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Profiling Tepehua

Part Two

By Moonyeen King

 

tepehua-feb13Indigence: a level of poverty in which real hardship and deprivation are suffered, and comforts of life are wholly lacking.  Webster. This describes the Tepehua Indigenous. Living in lean-to’s, where a family of five to seven live, sleep and love.  One of the senses poverty cannot break is the ability and need to love, in spite of burdens thrust upon the woman. She still loves, begets and nurtures, and grows old quickly. Babies follow after reaching puberty: a reality. The closeness of the family group makes no shame out of sex. Lack of privacy educates the children at a very young age. Taboo of family planning is slowly being pushed aside. Computers, Television, other media, the availability of birth control, give some of the young a choice. Illiteracy blocks knowledge of all kinds.

Although the Church tries to stop the education of family planning, not just in Mexico, but around an over- populated world, availability is slowly achieving results. A woman can be in control of her body; it makes the machismo of the male powerless. Having this control empowers the woman; she needs to be educated about how to achieve that power and know there is a choice. 

Preteens, not yet fully formed for procreation, are having deformed or mentally challenged babies. That is why so many grandmothers up the Tepehua hill are taking care of multiple grandchildren that their girl child drops off. Where are the fathers?

That same machismo is responsible for the spread of STD’s, (sexually transmitted diseases), a major killer for women of the barrios. Untreated STD is a known cause for cervical cancer. Women are still dying needlessly giving birth. In the barrios very few women have the availability of prenatal and postnatal care. Women go to the “free” hospital in Guadalajara by bus to have their babies and are sent home the same day. Due to lack of hygiene, they quickly get infections and lack of postnatal care causes her death. Although around the world, more babies survive, the mortality rate of the women is still far too high. The use of condoms is not just for family planning, it is to stop the spread of diseases. Societies are promiscuous, it is our nature, especially for the young.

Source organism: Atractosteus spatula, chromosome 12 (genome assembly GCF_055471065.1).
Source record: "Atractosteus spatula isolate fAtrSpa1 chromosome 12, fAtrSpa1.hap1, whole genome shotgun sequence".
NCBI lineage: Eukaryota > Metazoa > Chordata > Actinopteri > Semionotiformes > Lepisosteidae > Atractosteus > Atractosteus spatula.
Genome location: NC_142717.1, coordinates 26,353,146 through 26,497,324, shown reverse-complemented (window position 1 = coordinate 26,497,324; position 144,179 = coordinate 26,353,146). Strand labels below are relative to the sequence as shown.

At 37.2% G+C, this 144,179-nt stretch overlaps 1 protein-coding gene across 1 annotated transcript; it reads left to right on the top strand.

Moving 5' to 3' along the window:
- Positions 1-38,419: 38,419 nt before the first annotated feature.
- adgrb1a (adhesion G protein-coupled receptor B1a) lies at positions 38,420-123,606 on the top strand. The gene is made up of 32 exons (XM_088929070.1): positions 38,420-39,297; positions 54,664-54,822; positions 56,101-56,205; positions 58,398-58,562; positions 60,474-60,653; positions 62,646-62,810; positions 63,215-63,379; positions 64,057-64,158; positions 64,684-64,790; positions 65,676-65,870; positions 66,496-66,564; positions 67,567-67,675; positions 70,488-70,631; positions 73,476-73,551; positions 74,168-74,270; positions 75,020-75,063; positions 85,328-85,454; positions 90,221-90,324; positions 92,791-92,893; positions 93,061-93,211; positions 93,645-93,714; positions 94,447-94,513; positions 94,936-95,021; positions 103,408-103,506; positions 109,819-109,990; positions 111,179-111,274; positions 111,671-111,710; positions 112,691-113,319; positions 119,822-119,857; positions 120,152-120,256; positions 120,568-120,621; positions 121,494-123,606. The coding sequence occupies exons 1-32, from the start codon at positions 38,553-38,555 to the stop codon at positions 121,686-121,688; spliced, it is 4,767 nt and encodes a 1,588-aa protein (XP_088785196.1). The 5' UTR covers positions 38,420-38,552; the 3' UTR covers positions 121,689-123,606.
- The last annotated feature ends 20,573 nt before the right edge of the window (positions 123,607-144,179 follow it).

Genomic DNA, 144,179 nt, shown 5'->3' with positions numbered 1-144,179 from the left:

Teaching birth control is not encouragement to be promiscuous; education is control and choice. Women in power push knowledge, but men in power hold back.  Surprisingly, men of power here in Mexico are in favor of family planning and women’s choice; it is the Church that holds it back. That same Church states, “It is a man’s right to chastise his women.” The Church is an organization of celibate men. One could question their experience, knowledge and intention.

Education and family planning also tend to leave families better able to earn a living and more likely to accumulate savings. The result--they are better able to afford health care, which is allocated to maternal health. “Maternal deaths in developing countries are often the ultimate tragic outcome of the cumulative denial of women’s human rights,” notes the journal Clinical Obstetrics and Gynecology, “Women are not dying because of untreatable diseases. They are dying because societies have yet to make the decision that their lives are worth saving.” 

Empowering barrio women, is like the Chinese proverb: “Educate a man, and you educate an individual. Educate a woman, and you educate a village.” This is by no means putting the barrio men down; the roles are different. The burden is different. Men in the barrio have a role...but the poverty on the hill cuts him off from that role. It is hard to find work. He is still begetting. His woman wants food on the table. He turns to drugs and alcohol in his frustration. The cycle of violence begins, and children learn to hide behind silence. If they do not make a sound, he will not notice them in his rage. But his woman takes the pain, and his pain, and she accepts it.

This can change.

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Profiling Tepehua Part One
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